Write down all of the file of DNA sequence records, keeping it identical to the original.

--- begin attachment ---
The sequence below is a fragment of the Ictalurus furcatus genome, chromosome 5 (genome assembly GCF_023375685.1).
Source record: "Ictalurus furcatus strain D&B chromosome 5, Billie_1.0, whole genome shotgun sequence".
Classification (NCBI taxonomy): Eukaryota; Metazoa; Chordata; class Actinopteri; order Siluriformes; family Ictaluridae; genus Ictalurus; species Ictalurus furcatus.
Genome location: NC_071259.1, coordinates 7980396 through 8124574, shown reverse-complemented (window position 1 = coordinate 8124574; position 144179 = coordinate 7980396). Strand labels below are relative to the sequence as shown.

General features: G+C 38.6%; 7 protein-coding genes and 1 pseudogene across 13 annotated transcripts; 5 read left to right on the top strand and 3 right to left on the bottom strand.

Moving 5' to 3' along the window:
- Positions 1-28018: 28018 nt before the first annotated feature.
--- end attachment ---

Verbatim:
The sequence below is a fragment of the Ictalurus furcatus genome, chromosome 5 (genome assembly GCF_023375685.1).
Source record: "Ictalurus furcatus strain D&B chromosome 5, Billie_1.0, whole genome shotgun sequence".
Classification (NCBI taxonomy): Eukaryota; Metazoa; Chordata; class Actinopteri; order Siluriformes; family Ictaluridae; genus Ictalurus; species Ictalurus furcatus.
Genome location: NC_071259.1, coordinates 7980396 through 8124574, shown reverse-complemented (window position 1 = coordinate 8124574; position 144179 = coordinate 7980396). Strand labels below are relative to the sequence as shown.

General features: G+C 38.6%; 7 protein-coding genes and 1 pseudogene across 13 annotated transcripts; 5 read left to right on the top strand and 3 right to left on the bottom strand.

Moving 5' to 3' along the window:
- Positions 1-28018: 28018 nt before the first annotated feature.